I retired to the couch on Thanksgiving Night, with two leftover turkey sandwiches, and flipped through the channels before I settled on some back-to-back episodes of The Great Christmas Light Fight. For those of you who are unfamiliar with the show’s concept, contestants compete with their over-the-top Christmas light displays, detailing the history of the lights, as well as all of the prep work that goes into the displays.
After falling asleep mid-episode, I woke up on Friday with a renewed vigor to attempt my own light display. It didn’t hurt that the East Coast also saw an unseasonably warm Black Friday, somewhere in the mid 60’s. My Christmas Light Display is not nearly as over the top as those on the show, but does involve a certain amount of routine and preparation. First I check all the lights to make sure they work. Next I begin to lay out extension cords and other necessary resources prior to getting started. Once I finish prepping all of my materials I start to unravel each strand one by one and meticulously lay out the strands across all of the bushes in our front yard. Finally, I wait until nightfall to check the display and make any final adjustments.
When I see a great light display, I rarely consider the effort and meticulous planning that goes into it. While I was going through my decorating process on Friday, I couldn’t help but think of the parallel to our classrooms. When great instruction is happening in our classrooms, we often don’t think of the effort and planning that must happen first.
Below are several steps you can take while planning a lesson in order to improve its effectiveness.
Script ten questions that you’d like to ask during a lesson. This will allow you to ensure that you ask higher order questions, which can be very difficult to capture in the moment. Having the questions prepared lets you focus on other aspects of your lesson without having to think of good questions on the fly.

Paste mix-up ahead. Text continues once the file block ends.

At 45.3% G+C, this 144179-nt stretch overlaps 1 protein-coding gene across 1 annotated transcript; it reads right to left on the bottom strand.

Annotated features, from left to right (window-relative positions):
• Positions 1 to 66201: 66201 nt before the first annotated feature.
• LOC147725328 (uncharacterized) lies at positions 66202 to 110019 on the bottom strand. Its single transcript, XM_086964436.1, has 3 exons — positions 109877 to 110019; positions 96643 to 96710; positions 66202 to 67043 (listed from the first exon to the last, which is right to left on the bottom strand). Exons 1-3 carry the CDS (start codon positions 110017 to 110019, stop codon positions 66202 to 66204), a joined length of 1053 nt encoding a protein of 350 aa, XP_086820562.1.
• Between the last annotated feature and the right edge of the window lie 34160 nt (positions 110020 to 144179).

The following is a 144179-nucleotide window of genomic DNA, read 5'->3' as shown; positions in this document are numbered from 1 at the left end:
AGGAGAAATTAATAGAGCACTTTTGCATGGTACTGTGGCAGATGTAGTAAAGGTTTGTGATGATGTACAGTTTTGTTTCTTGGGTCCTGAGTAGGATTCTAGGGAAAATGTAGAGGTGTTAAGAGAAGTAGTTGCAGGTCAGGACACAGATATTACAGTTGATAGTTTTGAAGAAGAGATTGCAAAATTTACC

Prepare activities that will engage learners who meet the lesson objective quickly. Extension activities can be a lifesaver. Spending time upfront to prepare meaningful activities (not just busywork!) can help to extend learning for students.
Consider what steps you will take for students who don’t “get it” the first time. Have a few prepared strategies or reteaching methods that you will utilize at the first sign of struggle for students. This will allow you to take action immediately rather than struggling with which method to use once you recognize students that are having difficulty.
Carefully plan your student partnerships prior to the lesson. Contemplate the strengths and needs of individual students and how they might work with other students. Keep in mind that some students might work better individually than they will in certain partnerships.
Remember that planning and preparation is important to any lesson. While we all can appreciate what a great lesson ends up being, it is the work done before you walk into the classroom that makes all the difference.
What steps do you take prior to a lesson to make it more successful? Share at #4OCF on Twitter.